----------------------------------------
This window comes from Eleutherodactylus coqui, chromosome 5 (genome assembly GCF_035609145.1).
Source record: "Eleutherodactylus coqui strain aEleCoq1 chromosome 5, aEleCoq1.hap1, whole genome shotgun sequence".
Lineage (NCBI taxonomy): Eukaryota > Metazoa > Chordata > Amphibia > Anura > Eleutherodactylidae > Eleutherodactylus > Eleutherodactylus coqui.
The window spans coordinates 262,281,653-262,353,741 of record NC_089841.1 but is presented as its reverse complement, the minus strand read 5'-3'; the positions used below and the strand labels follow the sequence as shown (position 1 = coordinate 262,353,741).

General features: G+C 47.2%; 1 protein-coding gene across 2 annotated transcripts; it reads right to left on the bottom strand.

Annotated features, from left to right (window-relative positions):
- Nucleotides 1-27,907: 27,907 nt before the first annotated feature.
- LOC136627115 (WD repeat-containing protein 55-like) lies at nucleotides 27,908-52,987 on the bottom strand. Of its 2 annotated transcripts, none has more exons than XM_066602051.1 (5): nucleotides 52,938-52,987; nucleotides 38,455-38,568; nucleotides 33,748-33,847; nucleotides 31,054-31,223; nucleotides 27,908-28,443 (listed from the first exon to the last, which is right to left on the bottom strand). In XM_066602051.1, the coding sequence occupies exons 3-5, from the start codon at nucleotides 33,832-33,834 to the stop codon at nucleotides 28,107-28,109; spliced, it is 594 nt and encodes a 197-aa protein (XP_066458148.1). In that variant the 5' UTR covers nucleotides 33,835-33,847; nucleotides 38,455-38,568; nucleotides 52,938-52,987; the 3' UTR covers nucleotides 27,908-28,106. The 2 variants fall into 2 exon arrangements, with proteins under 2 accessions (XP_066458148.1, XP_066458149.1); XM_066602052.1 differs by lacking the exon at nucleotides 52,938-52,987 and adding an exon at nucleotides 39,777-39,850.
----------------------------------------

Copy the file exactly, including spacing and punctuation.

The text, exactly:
This window comes from Eleutherodactylus coqui, chromosome 5 (genome assembly GCF_035609145.1).
Source record: "Eleutherodactylus coqui strain aEleCoq1 chromosome 5, aEleCoq1.hap1, whole genome shotgun sequence".
Lineage (NCBI taxonomy): Eukaryota > Metazoa > Chordata > Amphibia > Anura > Eleutherodactylidae > Eleutherodactylus > Eleutherodactylus coqui.
The window spans coordinates 262,281,653-262,353,741 of record NC_089841.1 but is presented as its reverse complement, the minus strand read 5'-3'; the positions used below and the strand labels follow the sequence as shown (position 1 = coordinate 262,353,741).

General features: G+C 47.2%; 1 protein-coding gene across 2 annotated transcripts; it reads right to left on the bottom strand.

Annotated features, from left to right (window-relative positions):
- Nucleotides 1-27,907: 27,907 nt before the first annotated feature.
- LOC136627115 (WD repeat-containing protein 55-like) lies at nucleotides 27,908-52,987 on the bottom strand. Of its 2 annotated transcripts, none has more exons than XM_066602051.1 (5): nucleotides 52,938-52,987; nucleotides 38,455-38,568; nucleotides 33,748-33,847; nucleotides 31,054-31,223; nucleotides 27,908-28,443 (listed from the first exon to the last, which is right to left on the bottom strand). In XM_066602051.1, the coding sequence occupies exons 3-5, from the start codon at nucleotides 33,832-33,834 to the stop codon at nucleotides 28,107-28,109; spliced, it is 594 nt and encodes a 197-aa protein (XP_066458148.1). In that variant the 5' UTR covers nucleotides 33,835-33,847; nucleotides 38,455-38,568; nucleotides 52,938-52,987; the 3' UTR covers nucleotides 27,908-28,106. The 2 variants fall into 2 exon arrangements, with proteins under 2 accessions (XP_066458148.1, XP_066458149.1); XM_066602052.1 differs by lacking the exon at nucleotides 52,938-52,987 and adding an exon at nucleotides 39,777-39,850.